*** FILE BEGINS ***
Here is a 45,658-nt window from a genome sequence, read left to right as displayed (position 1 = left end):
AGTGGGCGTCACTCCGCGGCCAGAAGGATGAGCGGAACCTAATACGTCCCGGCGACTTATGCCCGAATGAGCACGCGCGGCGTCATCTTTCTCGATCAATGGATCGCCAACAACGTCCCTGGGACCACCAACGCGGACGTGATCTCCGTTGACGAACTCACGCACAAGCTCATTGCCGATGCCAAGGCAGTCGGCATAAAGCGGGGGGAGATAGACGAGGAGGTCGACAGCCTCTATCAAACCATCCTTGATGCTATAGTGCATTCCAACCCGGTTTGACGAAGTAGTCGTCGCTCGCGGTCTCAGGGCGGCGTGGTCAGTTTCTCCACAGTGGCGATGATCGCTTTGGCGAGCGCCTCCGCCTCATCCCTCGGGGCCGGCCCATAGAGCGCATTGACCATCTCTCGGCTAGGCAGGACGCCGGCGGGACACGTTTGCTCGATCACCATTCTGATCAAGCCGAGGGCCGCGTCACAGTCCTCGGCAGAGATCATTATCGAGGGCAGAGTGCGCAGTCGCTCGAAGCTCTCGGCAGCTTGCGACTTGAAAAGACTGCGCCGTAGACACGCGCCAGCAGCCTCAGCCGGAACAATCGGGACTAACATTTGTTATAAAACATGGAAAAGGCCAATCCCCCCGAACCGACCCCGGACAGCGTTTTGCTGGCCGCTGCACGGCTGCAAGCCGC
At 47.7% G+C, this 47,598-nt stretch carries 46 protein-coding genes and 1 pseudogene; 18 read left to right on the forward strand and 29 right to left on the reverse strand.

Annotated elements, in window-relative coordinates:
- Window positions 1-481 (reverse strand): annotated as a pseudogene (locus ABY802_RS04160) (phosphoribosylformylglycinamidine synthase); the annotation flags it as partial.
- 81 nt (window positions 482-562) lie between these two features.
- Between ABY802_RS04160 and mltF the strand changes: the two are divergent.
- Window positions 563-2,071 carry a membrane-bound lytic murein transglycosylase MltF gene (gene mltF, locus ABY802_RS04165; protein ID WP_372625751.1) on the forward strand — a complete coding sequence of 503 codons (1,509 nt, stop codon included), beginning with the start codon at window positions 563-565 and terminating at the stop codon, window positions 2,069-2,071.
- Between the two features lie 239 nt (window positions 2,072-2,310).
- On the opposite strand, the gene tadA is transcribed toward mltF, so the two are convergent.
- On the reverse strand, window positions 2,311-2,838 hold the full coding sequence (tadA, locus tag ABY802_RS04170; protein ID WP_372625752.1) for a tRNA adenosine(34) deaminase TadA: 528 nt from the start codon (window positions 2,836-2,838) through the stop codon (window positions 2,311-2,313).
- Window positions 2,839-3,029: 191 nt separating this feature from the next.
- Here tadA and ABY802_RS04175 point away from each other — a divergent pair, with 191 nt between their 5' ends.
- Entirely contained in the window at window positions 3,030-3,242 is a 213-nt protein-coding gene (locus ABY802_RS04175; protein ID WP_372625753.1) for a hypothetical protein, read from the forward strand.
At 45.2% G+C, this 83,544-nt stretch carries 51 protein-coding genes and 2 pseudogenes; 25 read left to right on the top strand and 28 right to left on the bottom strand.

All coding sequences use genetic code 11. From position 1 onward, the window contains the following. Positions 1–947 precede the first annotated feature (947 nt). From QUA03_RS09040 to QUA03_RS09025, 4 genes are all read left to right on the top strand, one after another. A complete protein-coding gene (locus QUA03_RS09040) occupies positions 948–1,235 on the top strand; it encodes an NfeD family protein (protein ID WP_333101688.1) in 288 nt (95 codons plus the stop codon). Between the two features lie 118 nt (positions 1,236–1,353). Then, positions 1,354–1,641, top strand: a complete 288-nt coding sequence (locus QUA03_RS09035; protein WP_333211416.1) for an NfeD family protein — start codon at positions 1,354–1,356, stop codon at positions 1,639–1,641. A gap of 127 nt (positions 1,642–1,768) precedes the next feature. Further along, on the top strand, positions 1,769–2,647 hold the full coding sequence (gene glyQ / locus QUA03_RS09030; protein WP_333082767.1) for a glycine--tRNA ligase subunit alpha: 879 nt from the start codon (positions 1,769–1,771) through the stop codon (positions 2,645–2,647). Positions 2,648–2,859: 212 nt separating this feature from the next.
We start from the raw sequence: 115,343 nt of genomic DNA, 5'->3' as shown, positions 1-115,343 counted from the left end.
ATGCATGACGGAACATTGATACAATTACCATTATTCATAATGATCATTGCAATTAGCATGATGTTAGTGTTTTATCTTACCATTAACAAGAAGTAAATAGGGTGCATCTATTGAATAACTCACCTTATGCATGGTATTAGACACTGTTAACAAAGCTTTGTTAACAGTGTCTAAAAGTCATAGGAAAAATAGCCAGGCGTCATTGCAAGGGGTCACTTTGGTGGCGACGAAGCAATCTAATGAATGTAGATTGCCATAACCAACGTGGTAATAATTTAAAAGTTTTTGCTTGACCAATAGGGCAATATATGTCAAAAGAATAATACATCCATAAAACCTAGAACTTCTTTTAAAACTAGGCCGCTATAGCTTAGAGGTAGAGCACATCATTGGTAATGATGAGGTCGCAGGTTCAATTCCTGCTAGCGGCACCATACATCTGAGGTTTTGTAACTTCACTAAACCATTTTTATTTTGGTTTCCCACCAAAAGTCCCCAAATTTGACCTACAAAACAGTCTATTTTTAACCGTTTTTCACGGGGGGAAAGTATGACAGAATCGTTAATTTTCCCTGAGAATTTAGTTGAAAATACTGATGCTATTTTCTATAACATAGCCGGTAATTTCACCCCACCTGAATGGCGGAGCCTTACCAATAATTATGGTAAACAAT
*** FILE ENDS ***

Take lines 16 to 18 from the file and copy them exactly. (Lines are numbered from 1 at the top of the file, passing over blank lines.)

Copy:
All coding sequences use genetic code 11. From position 1 onward, the window contains the following. Positions 1–947 precede the first annotated feature (947 nt). From QUA03_RS09040 to QUA03_RS09025, 4 genes are all read left to right on the top strand, one after another. A complete protein-coding gene (locus QUA03_RS09040) occupies positions 948–1,235 on the top strand; it encodes an NfeD family protein (protein ID WP_333101688.1) in 288 nt (95 codons plus the stop codon). Between the two features lie 118 nt (positions 1,236–1,353). Then, positions 1,354–1,641, top strand: a complete 288-nt coding sequence (locus QUA03_RS09035; protein WP_333211416.1) for an NfeD family protein — start codon at positions 1,354–1,356, stop codon at positions 1,639–1,641. A gap of 127 nt (positions 1,642–1,768) precedes the next feature. Further along, on the top strand, positions 1,769–2,647 hold the full coding sequence (gene glyQ / locus QUA03_RS09030; protein WP_333082767.1) for a glycine--tRNA ligase subunit alpha: 879 nt from the start codon (positions 1,769–1,771) through the stop codon (positions 2,645–2,647). Positions 2,648–2,859: 212 nt separating this feature from the next.
We start from the raw sequence: 115,343 nt of genomic DNA, 5'->3' as shown, positions 1-115,343 counted from the left end.
ATGCATGACGGAACATTGATACAATTACCATTATTCATAATGATCATTGCAATTAGCATGATGTTAGTGTTTTATCTTACCATTAACAAGAAGTAAATAGGGTGCATCTATTGAATAACTCACCTTATGCATGGTATTAGACACTGTTAACAAAGCTTTGTTAACAGTGTCTAAAAGTCATAGGAAAAATAGCCAGGCGTCATTGCAAGGGGTCACTTTGGTGGCGACGAAGCAATCTAATGAATGTAGATTGCCATAACCAACGTGGTAATAATTTAAAAGTTTTTGCTTGACCAATAGGGCAATATATGTCAAAAGAATAATACATCCATAAAACCTAGAACTTCTTTTAAAACTAGGCCGCTATAGCTTAGAGGTAGAGCACATCATTGGTAATGATGAGGTCGCAGGTTCAATTCCTGCTAGCGGCACCATACATCTGAGGTTTTGTAACTTCACTAAACCATTTTTATTTTGGTTTCCCACCAAAAGTCCCCAAATTTGACCTACAAAACAGTCTATTTTTAACCGTTTTTCACGGGGGGAAAGTATGACAGAATCGTTAATTTTCCCTGAGAATTTAGTTGAAAATACTGATGCTATTTTCTATAACATAGCCGGTAATTTCACCCCACCTGAATGGCGGAGCCTTACCAATAATTATGGTAAACAAT